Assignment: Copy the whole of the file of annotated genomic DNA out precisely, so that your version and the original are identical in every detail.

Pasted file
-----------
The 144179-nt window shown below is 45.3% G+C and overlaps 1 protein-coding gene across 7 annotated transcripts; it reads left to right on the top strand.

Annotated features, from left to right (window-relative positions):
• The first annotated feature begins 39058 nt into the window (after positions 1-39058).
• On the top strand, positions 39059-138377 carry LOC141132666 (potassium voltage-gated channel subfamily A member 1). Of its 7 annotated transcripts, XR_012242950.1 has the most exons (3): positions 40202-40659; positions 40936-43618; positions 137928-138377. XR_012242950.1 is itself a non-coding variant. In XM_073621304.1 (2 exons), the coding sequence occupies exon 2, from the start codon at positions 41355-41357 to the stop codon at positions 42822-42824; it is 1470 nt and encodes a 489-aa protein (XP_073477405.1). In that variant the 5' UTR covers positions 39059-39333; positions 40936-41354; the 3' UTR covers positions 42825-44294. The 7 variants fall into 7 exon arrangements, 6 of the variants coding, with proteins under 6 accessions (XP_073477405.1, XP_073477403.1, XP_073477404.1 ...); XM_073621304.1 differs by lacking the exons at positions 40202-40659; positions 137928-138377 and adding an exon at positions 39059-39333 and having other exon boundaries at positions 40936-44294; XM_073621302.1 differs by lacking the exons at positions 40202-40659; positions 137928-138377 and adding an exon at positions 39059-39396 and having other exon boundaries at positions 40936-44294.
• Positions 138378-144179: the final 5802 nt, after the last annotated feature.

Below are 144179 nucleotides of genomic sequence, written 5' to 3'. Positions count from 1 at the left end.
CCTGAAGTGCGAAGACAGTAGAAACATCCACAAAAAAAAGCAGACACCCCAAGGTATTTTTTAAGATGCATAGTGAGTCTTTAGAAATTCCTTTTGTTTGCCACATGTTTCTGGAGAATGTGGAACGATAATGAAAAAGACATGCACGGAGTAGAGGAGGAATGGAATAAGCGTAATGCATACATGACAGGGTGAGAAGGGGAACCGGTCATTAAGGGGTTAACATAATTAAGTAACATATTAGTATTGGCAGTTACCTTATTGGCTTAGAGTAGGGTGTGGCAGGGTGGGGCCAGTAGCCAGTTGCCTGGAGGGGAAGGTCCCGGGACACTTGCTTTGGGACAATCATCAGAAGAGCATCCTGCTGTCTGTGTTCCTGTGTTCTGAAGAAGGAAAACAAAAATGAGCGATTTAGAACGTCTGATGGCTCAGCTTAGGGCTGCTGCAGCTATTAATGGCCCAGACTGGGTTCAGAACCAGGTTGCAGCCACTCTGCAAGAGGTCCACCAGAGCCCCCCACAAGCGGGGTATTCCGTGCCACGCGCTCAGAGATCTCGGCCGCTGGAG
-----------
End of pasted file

The 144179-nt window shown below is 45.3% G+C and overlaps 1 protein-coding gene across 7 annotated transcripts; it reads left to right on the top strand.

Annotated features, from left to right (window-relative positions):
• The first annotated feature begins 39058 nt into the window (after positions 1-39058).
• On the top strand, positions 39059-138377 carry LOC141132666 (potassium voltage-gated channel subfamily A member 1). Of its 7 annotated transcripts, XR_012242950.1 has the most exons (3): positions 40202-40659; positions 40936-43618; positions 137928-138377. XR_012242950.1 is itself a non-coding variant. In XM_073621304.1 (2 exons), the coding sequence occupies exon 2, from the start codon at positions 41355-41357 to the stop codon at positions 42822-42824; it is 1470 nt and encodes a 489-aa protein (XP_073477405.1). In that variant the 5' UTR covers positions 39059-39333; positions 40936-41354; the 3' UTR covers positions 42825-44294. The 7 variants fall into 7 exon arrangements, 6 of the variants coding, with proteins under 6 accessions (XP_073477405.1, XP_073477403.1, XP_073477404.1 ...); XM_073621304.1 differs by lacking the exons at positions 40202-40659; positions 137928-138377 and adding an exon at positions 39059-39333 and having other exon boundaries at positions 40936-44294; XM_073621302.1 differs by lacking the exons at positions 40202-40659; positions 137928-138377 and adding an exon at positions 39059-39396 and having other exon boundaries at positions 40936-44294.
• Positions 138378-144179: the final 5802 nt, after the last annotated feature.

Below are 144179 nucleotides of genomic sequence, written 5' to 3'. Positions count from 1 at the left end.
CCTGAAGTGCGAAGACAGTAGAAACATCCACAAAAAAAAGCAGACACCCCAAGGTATTTTTTAAGATGCATAGTGAGTCTTTAGAAATTCCTTTTGTTTGCCACATGTTTCTGGAGAATGTGGAACGATAATGAAAAAGACATGCACGGAGTAGAGGAGGAATGGAATAAGCGTAATGCATACATGACAGGGTGAGAAGGGGAACCGGTCATTAAGGGGTTAACATAATTAAGTAACATATTAGTATTGGCAGTTACCTTATTGGCTTAGAGTAGGGTGTGGCAGGGTGGGGCCAGTAGCCAGTTGCCTGGAGGGGAAGGTCCCGGGACACTTGCTTTGGGACAATCATCAGAAGAGCATCCTGCTGTCTGTGTTCCTGTGTTCTGAAGAAGGAAAACAAAAATGAGCGATTTAGAACGTCTGATGGCTCAGCTTAGGGCTGCTGCAGCTATTAATGGCCCAGACTGGGTTCAGAACCAGGTTGCAGCCACTCTGCAAGAGGTCCACCAGAGCCCCCCACAAGCGGGGTATTCCGTGCCACGCGCTCAGAGATCTCGGCCGCTGGAG